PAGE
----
As we moved up the leader board it became more and more stressful for everyone in the garage as there was more to lose with each increment Antonio gained! By the time he was in a podium position, the tension was showing on everyone’s faces! And as each problem happened on track we were increasingly on the edge of our seats! Salvador was also making up places and looked like he would get into the points as well.


At that stage we could see that Antonio had plenty of battery life left over and
he was therefore in a great position to push all the way to the end of the race and catch Nick Heidfeld before the chequered flag. When the drive-through came for Nick we almost couldn’t believe it, we just had to hold our breath and bite our nails till the end of the race.

Some people might say that there was some luck involved, but you can bring up many old adages about finishing first that you must first finish, and that goes for every element of the car, our team work, the car setup, the drivers’ management of the car’s batteries, the control systems, our pit stop practice and also how the other teams run their cars. Every part of a team is important and we have proven in previous races that we too could have technical problems such as electronic control systems with Takuma at the first race and pit stop problems that cause issues.

Were we lucky?

Luck is when opportunity meets preparation,and we certainly had the pace to take the opportunities delivered to us over the weekend.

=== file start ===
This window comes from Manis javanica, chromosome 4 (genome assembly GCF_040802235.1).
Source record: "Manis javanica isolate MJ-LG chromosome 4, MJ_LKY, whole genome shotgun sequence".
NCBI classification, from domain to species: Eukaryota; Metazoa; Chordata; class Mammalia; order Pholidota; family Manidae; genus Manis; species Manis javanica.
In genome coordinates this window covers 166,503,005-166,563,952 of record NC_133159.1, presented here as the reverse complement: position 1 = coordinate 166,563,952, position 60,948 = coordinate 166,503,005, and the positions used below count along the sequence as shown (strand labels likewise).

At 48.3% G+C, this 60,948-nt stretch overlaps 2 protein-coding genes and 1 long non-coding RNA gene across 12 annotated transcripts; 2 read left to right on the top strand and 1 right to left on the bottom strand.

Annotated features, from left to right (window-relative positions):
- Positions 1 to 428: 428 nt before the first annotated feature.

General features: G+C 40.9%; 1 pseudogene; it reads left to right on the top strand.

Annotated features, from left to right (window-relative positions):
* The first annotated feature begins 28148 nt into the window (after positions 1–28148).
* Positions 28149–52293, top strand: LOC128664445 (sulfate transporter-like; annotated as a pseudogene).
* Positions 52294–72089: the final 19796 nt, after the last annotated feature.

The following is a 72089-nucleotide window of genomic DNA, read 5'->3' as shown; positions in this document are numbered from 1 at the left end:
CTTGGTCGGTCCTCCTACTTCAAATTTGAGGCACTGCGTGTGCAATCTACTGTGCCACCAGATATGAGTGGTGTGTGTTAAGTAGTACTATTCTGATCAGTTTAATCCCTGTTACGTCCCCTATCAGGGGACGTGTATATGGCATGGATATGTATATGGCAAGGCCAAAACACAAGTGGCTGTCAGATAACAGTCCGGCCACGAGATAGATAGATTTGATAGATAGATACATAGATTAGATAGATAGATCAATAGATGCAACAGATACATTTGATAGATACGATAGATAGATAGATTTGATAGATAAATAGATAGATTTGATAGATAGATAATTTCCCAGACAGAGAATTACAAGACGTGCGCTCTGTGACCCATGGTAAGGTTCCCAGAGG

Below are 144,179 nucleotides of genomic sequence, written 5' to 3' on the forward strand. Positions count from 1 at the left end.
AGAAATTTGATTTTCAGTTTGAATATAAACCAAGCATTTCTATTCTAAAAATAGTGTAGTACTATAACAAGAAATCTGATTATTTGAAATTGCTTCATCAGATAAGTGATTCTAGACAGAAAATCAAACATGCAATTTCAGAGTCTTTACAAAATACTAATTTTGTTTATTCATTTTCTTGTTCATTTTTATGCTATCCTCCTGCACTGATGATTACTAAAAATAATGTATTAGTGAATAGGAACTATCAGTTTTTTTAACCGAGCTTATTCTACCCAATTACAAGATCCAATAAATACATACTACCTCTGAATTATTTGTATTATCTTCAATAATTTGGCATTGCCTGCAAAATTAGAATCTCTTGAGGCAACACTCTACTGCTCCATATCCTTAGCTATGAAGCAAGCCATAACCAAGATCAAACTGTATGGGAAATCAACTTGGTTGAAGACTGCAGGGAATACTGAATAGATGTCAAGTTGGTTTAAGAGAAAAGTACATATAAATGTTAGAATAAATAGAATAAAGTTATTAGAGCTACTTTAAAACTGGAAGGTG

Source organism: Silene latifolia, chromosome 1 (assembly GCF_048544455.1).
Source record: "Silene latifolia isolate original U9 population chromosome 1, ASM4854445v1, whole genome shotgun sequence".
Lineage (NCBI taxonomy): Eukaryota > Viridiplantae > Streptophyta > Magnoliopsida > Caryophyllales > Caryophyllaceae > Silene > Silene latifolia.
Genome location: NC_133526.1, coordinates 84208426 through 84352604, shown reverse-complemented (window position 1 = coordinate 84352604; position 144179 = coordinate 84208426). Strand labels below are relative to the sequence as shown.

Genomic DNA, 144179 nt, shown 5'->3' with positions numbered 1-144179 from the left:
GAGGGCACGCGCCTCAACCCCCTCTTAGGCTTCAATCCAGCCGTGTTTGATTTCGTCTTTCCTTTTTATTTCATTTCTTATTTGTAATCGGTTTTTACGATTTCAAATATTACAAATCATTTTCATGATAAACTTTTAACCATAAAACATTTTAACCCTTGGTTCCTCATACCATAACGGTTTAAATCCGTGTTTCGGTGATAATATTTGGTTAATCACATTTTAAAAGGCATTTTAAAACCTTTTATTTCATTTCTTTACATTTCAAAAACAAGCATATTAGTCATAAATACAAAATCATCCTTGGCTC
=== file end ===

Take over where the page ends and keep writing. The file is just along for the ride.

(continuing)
Whats next? Miami, where we should make some improvement on all aspects of the team operation, the car setup, our race strategy and some driver training. We have the pace and now it is a matter of building on success and doing a better job at each race and chipping away at the championship points to move ourselves up the grid. After all we love a challenge; otherwise we wouldn’t have entered such a unique and brand new championship!

Following my last column I have been very interested in the questions that we are being asked in our pre-race press conferences, especially at Buenos Aires where they are big fans of motorsport. One of the most common topics was, ‘how will the technology find its way into the world?’ The best example I could see was the bus rapid transit system they have in the city which is a great example of where electric drive, regenerative systems and wireless charging will find its way quickly into practical everyday applications.

You should remember that Uruguay generates 45% of their electricity from hydro
with a target of 90% in 2015 coming from renewables. The intermittent nature of some renewables will benefit from the “Energy Cloud” that will be created when more electric vehicles connect to the network and allow off line storage in the night for solar and during low wind conditions for wind.

Reprinted from Mark Preston’s column Racing to the Future in Motorsport Monday

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Why is the Foxconn announcement so interesting?